Ellie in Welly II

Christmas in the Southern hemisphere was both delightful and baffling.

It was sunny. The closest I came to a white Christmas was the white glaze of the sun mid-afternoon on Christmas Day when we were drinking on B’s rooftop. It was also bloody hot. I’ve never worried about getting sunburnt on Christmas Day before.

The weather aside, you wouldn’t have guessed it was Christmas time when you walked around Wellington. Whereas in England there was no way you could mistake the time of year. From a hamlet to a city, you’d find Christmas lights, shops blaring Christmas music as of early November and there was a forest of Christmas trees lining the windows in most streets.

Whereas in Wellington, if I heard a shop playing Christmas music I would be slightly startled and had to actively remind myself that it wasn’t inappropriate for them to be playing it.

This was the only tree / decoration I saw throughout the entire city centre:

 

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I was not overwhelmed. I thought the Christmas decorations in my little home town were better: a bloody massive Christmas tree outside the pub, lights strung between each and every lamp post on the High Street and tacky light up Santas galore.

Don’t get me started on the Santa here.

 

He  was wearing flip flops (or jandals as they’re called in NZ) and swimming trunks. What are you doing Santa? Get off that beach. 

However I was guilty of committing a similar crime as come Christmas Day I was wearing sandals and a Santa hat.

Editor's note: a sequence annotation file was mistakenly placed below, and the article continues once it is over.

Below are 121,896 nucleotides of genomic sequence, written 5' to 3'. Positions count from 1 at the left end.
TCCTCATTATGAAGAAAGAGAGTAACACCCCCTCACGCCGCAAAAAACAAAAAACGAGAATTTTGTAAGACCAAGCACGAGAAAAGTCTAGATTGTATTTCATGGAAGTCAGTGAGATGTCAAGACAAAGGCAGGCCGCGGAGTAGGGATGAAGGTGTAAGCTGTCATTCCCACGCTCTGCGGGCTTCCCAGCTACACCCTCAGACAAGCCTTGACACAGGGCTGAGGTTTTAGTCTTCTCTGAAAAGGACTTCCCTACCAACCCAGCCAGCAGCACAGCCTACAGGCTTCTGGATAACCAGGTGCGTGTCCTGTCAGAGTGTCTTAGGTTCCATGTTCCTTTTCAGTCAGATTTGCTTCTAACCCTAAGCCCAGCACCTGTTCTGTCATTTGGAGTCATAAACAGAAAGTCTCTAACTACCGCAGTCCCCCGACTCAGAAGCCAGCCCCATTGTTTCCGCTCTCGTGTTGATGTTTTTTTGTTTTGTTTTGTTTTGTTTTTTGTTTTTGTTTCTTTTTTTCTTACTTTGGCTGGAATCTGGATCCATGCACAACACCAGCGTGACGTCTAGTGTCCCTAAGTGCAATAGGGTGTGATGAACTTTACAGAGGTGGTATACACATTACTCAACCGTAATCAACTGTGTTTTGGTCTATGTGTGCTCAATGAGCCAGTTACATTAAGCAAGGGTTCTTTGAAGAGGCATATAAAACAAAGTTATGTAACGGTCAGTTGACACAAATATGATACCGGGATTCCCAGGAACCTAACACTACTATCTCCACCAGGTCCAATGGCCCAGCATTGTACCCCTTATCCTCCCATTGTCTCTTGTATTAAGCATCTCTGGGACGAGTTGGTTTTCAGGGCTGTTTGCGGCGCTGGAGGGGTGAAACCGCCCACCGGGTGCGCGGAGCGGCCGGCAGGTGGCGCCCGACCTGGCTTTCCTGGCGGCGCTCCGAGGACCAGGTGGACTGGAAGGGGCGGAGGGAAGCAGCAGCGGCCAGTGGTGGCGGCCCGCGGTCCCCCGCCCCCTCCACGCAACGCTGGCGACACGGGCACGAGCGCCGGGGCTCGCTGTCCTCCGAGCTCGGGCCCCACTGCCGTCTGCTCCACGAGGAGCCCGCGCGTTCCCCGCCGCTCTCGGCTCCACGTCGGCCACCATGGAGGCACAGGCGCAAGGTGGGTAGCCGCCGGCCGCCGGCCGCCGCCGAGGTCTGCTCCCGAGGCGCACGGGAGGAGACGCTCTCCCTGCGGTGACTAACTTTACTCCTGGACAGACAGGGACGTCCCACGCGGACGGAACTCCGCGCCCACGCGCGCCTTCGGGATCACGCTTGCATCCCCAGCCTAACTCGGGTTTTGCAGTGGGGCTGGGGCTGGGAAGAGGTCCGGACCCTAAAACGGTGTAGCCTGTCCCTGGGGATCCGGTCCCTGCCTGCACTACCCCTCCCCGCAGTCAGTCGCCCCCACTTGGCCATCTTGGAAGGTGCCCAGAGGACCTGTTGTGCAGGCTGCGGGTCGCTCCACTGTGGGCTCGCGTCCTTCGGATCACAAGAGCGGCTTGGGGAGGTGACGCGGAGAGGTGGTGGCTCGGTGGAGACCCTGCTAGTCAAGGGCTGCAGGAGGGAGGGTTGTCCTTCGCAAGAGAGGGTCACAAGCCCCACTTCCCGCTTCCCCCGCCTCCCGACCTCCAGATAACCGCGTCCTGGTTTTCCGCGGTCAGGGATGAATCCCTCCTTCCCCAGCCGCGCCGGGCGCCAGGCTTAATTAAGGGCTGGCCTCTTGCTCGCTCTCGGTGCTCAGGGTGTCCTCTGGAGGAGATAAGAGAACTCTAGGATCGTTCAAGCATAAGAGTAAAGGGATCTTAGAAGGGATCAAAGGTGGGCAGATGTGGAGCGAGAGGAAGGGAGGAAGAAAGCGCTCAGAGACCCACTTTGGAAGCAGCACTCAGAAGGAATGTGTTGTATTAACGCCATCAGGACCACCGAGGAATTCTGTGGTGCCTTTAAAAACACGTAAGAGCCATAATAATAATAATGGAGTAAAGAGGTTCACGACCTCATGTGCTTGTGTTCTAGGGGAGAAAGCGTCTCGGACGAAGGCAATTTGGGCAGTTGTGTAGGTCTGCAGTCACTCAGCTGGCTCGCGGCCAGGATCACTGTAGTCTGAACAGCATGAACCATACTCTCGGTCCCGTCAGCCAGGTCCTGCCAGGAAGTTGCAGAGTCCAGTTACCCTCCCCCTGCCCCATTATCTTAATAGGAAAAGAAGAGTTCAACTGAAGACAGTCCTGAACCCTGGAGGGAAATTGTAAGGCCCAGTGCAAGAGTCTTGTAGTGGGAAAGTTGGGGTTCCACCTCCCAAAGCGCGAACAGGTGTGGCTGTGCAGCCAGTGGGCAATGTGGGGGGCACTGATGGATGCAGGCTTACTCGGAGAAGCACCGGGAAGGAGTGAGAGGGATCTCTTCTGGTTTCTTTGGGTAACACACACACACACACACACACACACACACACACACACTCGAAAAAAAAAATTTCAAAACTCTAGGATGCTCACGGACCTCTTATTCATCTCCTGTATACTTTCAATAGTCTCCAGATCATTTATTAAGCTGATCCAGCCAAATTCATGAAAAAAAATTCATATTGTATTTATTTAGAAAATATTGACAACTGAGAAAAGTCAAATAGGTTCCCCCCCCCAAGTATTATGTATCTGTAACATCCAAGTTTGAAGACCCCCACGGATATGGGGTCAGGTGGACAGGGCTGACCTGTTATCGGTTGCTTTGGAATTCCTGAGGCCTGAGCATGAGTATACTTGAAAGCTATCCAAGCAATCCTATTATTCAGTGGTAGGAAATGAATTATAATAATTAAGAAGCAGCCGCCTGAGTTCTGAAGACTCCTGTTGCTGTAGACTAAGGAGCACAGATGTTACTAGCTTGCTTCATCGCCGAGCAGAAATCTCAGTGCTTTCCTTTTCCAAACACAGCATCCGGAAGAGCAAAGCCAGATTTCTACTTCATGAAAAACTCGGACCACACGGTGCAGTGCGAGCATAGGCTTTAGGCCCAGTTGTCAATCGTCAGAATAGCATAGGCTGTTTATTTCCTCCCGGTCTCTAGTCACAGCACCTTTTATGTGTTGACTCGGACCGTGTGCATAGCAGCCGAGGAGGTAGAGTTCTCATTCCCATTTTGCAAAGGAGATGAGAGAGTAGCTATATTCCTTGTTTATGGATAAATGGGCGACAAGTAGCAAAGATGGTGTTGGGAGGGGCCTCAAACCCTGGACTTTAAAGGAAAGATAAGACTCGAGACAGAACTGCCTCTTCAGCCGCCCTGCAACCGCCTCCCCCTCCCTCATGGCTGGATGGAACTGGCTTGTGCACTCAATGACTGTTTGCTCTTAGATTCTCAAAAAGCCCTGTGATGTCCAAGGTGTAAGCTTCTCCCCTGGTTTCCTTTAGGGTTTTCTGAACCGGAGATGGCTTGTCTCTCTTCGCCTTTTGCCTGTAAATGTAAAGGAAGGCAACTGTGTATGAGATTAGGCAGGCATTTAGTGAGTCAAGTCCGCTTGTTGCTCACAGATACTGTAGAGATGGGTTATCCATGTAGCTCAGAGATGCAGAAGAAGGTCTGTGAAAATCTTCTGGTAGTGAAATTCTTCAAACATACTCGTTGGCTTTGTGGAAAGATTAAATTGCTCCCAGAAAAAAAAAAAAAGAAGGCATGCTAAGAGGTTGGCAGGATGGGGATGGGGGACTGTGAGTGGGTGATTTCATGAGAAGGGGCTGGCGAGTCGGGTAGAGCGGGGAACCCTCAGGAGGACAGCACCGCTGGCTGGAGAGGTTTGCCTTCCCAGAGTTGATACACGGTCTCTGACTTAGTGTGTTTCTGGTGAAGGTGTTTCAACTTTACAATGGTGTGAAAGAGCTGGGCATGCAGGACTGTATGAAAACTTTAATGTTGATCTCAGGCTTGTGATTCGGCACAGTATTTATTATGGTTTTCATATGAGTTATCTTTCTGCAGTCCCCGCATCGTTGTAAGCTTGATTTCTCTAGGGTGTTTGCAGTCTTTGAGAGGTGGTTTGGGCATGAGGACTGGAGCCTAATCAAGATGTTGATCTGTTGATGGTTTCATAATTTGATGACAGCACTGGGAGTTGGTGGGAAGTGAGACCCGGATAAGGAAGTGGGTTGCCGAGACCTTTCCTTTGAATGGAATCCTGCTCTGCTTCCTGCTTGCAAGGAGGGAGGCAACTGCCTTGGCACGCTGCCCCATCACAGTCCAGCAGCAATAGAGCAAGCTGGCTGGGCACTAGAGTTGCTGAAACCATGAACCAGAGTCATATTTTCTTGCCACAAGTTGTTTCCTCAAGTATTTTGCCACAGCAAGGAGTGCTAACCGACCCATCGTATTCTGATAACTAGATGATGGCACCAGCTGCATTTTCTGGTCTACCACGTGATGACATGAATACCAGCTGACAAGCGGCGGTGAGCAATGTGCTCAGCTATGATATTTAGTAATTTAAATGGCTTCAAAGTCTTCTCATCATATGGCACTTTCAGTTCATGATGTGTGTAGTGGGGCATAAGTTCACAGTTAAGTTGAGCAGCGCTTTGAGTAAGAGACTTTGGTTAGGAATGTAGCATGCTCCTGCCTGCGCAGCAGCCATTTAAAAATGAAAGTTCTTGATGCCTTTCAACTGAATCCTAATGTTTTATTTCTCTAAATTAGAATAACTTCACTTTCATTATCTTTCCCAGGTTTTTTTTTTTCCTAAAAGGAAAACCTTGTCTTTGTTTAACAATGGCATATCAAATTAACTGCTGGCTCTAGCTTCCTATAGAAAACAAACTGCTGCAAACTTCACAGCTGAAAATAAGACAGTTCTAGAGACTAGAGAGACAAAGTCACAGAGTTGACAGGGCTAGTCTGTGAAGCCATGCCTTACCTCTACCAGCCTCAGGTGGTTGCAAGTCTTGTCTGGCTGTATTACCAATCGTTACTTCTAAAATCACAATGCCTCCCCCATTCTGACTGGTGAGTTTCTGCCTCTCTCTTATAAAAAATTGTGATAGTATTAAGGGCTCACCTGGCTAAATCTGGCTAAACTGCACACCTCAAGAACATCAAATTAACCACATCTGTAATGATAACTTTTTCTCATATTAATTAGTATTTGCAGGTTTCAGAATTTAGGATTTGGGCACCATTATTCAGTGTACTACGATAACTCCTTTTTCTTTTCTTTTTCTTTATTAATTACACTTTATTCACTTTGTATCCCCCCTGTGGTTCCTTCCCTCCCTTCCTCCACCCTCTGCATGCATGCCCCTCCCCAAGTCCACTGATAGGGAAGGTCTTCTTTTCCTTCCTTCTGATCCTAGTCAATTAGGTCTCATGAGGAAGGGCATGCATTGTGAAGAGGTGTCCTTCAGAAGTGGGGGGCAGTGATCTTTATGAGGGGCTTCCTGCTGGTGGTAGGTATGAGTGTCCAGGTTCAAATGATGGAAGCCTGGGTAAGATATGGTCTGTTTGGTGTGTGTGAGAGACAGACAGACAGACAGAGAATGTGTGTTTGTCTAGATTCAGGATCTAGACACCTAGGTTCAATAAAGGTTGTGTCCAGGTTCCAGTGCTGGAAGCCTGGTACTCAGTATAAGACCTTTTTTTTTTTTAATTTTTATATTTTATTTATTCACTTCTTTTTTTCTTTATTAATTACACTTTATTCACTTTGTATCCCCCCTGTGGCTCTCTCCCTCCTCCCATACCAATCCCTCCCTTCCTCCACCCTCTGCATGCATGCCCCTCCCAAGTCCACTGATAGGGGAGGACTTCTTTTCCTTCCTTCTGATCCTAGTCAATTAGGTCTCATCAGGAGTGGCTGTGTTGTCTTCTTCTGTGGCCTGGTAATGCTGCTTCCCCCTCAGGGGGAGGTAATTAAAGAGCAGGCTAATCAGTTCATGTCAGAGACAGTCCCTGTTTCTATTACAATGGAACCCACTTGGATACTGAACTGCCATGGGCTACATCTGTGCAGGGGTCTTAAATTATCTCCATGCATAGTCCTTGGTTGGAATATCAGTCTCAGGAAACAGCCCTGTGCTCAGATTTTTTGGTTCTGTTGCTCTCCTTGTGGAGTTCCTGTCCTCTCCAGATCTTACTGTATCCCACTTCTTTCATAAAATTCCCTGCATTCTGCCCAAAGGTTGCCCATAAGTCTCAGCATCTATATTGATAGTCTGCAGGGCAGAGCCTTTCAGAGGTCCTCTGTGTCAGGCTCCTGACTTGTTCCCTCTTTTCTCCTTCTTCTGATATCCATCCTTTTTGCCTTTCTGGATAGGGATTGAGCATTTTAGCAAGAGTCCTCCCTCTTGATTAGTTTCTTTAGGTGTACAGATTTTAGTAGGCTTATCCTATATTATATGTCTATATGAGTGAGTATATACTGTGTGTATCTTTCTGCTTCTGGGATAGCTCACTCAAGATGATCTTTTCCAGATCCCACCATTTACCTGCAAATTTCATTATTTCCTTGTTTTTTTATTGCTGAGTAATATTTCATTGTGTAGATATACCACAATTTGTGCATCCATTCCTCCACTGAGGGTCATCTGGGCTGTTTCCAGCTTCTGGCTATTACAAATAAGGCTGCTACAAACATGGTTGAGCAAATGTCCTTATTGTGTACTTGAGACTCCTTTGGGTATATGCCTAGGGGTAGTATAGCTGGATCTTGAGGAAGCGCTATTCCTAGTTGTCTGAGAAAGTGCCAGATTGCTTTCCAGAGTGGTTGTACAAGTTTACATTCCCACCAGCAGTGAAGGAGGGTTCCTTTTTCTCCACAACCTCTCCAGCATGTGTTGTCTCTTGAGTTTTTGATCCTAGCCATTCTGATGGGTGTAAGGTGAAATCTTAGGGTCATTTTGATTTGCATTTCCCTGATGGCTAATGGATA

I should not be wearing a Santa hat when it’s this warm, but God damn it I feel so jaunty.

I was on my way to B’s flat, each of us bringing an element to be added to our roast dinner. I walked through the centre of town,  carrying two trays of honey roasted carrots and parsnips, with a carrier bag of broccoli, peas in the crook of my arm. Plus a bottle of wine. Being British, I feel like I need to point out, again, how warm it was.

It was such a lovely day, filled with drinking and laughter. Everyone had put so much care in to their cooking / baking. I felt a lot of love for the little family I had out here.

I had Skyped my own family that morning and it felt so strange to be away from them and not be taking part in any of our Christmas traditions. Though oddly enough I was more upset in the build up rather than on the day itself.

 

After dinner and roof top drinks, followed by more wine at B’s, I went to a work friend’s birthday party. The theme was Mexican. I lost my Santa hat by putting it on top of a Sombero. The later part of the evening gets a little hazey.

Boxing Day I woke up surprisingly hungover. It turns out drinking from 2pm until the early hours of the morning makes for quite the headache the next day. I had to go to work and thank the Lord for the life saving bacon sandwich one of the chefs made me.

Christmas Day felt surreal, almost like a pretend Christmas but I completely loved it from start to finish.

I didn’t care that I didn’t have presents to open (apart from one a friend had given me before I left the country) the lack of decoration threw me off in the festive build up but didn’t matter in the end. My favourite part of Christmas has and always will be spending time with loved ones – even though this year that wasn’t my family – I felt so lucky to spend the day with the wonderful people I did.

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